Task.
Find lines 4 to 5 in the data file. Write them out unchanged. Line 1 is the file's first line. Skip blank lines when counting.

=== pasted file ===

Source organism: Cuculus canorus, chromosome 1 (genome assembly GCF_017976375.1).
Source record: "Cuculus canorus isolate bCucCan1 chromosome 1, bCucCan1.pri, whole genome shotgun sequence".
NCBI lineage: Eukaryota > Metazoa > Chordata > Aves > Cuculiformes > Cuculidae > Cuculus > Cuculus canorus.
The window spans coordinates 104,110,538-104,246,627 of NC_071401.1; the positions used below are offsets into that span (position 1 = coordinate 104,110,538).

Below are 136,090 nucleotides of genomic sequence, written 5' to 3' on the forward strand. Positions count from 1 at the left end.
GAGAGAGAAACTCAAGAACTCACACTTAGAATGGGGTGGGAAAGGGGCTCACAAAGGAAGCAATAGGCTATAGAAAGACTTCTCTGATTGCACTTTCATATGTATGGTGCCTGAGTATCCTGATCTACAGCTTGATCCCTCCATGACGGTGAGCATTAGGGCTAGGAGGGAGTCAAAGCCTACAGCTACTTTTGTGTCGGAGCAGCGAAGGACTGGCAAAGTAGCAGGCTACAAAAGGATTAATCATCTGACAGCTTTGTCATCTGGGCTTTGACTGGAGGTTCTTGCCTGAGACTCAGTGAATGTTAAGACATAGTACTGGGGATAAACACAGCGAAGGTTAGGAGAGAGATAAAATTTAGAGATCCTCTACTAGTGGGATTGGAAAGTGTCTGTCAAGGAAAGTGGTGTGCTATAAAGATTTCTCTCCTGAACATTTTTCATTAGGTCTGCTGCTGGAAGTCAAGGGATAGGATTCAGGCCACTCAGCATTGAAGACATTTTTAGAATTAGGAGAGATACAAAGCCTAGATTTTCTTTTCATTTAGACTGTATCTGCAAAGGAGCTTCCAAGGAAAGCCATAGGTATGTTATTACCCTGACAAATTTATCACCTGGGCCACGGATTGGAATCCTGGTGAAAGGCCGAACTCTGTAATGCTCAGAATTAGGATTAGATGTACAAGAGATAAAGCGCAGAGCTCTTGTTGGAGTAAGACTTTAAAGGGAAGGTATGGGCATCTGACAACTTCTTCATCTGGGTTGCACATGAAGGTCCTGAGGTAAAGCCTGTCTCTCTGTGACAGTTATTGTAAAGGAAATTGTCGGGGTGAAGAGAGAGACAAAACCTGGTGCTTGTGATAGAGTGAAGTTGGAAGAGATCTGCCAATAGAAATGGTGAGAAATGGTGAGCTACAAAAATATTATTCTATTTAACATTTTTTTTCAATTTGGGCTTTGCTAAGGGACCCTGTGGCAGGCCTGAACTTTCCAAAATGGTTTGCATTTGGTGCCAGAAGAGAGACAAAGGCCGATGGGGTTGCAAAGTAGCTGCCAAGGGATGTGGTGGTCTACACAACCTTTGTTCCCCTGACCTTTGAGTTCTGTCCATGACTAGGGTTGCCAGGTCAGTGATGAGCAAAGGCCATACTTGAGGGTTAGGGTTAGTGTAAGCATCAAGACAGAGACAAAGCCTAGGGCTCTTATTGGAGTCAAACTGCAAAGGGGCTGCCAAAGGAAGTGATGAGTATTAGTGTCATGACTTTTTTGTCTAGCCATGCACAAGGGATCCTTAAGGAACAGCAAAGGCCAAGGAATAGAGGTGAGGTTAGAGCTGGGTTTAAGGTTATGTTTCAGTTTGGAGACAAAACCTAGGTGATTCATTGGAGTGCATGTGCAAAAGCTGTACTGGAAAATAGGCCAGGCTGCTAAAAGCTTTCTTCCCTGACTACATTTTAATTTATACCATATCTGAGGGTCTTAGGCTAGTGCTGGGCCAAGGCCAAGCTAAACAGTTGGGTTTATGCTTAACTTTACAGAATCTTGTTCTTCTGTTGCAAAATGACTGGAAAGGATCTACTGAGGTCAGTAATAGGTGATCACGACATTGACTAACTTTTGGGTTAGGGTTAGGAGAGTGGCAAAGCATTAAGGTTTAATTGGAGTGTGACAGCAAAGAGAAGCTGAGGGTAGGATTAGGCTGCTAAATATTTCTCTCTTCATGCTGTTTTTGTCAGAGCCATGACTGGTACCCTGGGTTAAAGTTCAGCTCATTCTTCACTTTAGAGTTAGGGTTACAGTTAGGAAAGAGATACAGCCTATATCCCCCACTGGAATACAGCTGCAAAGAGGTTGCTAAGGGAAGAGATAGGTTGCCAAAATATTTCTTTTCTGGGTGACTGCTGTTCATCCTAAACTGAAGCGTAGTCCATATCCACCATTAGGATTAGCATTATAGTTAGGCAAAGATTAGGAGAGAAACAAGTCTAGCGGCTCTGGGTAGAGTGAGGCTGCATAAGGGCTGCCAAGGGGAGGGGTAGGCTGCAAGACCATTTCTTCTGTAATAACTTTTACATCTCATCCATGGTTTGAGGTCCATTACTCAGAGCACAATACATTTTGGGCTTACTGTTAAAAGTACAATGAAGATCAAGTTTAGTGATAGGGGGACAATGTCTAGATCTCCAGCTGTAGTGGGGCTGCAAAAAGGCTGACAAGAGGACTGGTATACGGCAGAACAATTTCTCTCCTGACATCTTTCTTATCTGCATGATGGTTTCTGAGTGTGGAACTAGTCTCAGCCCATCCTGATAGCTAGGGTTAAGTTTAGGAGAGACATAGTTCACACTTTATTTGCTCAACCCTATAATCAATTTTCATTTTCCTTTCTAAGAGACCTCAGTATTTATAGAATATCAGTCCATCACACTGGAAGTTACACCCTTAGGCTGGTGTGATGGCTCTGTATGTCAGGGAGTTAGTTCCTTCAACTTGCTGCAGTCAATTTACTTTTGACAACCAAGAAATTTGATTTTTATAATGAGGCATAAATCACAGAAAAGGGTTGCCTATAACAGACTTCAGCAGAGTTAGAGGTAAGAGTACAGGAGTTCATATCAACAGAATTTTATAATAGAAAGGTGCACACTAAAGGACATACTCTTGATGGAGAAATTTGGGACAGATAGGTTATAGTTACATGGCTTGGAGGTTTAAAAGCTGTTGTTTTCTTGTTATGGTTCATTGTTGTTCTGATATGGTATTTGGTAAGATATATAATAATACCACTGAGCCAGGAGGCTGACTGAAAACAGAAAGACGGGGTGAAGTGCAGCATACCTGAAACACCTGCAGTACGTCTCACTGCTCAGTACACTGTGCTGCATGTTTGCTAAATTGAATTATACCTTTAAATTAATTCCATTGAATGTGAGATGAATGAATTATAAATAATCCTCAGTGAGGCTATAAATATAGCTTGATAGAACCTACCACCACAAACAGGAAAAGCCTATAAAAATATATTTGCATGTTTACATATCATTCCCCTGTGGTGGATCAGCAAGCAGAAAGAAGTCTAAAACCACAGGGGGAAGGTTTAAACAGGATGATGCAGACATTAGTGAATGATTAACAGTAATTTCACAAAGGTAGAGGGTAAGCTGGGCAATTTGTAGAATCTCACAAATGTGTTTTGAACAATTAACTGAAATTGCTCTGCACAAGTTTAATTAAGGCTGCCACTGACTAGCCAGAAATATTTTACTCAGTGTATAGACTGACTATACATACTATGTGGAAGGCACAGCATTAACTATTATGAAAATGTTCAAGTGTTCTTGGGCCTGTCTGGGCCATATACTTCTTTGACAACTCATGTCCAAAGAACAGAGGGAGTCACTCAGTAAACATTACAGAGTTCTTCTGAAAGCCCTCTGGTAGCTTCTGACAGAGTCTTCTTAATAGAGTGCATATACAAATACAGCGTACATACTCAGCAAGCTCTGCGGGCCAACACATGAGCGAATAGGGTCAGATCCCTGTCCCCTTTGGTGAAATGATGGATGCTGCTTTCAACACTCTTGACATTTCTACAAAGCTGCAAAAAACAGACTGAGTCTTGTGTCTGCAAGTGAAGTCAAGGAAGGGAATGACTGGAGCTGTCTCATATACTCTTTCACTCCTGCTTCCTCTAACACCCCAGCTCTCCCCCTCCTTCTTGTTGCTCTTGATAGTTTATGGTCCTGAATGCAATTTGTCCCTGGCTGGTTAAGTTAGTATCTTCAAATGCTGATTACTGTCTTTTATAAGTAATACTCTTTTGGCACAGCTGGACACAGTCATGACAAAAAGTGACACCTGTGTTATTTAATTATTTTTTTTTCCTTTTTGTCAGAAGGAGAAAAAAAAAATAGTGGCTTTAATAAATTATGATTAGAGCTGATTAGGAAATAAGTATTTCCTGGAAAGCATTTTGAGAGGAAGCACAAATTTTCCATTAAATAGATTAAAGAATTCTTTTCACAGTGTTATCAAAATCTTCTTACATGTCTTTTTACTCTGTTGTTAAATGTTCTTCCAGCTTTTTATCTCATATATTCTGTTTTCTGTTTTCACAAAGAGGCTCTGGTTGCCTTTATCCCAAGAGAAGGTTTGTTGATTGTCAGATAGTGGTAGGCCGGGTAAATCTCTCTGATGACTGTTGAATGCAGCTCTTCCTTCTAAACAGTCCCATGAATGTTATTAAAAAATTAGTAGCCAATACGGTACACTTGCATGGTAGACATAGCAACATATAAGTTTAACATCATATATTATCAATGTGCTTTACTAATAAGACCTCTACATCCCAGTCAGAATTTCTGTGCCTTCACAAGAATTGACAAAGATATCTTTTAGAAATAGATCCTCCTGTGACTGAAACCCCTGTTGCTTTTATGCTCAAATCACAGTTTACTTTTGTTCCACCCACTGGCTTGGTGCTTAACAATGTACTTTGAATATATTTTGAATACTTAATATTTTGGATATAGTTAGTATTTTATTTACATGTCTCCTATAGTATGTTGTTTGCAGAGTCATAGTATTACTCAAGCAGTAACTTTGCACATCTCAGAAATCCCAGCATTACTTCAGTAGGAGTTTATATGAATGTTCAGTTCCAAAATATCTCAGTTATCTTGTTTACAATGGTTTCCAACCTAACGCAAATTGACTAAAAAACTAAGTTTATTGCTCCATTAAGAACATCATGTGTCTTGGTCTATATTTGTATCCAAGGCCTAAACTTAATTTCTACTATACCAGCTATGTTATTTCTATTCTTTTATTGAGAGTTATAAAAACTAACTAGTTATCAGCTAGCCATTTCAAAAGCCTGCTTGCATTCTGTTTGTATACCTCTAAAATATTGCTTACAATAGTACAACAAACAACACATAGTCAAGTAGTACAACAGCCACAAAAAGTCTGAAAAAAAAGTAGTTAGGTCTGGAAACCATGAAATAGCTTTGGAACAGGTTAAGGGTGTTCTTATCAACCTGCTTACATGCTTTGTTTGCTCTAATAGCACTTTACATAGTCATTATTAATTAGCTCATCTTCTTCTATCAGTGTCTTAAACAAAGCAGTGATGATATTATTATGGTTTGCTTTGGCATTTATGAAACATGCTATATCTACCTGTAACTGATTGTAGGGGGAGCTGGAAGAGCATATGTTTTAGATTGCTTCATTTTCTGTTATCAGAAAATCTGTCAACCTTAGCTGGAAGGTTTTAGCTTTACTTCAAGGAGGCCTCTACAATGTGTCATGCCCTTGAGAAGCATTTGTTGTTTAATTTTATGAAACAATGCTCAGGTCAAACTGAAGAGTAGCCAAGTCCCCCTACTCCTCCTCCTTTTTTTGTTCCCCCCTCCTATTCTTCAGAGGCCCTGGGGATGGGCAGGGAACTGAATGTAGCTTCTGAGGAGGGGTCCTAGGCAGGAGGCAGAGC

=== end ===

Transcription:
The window spans coordinates 104,110,538-104,246,627 of NC_071401.1; the positions used below are offsets into that span (position 1 = coordinate 104,110,538).

Below are 136,090 nucleotides of genomic sequence, written 5' to 3' on the forward strand. Positions count from 1 at the left end.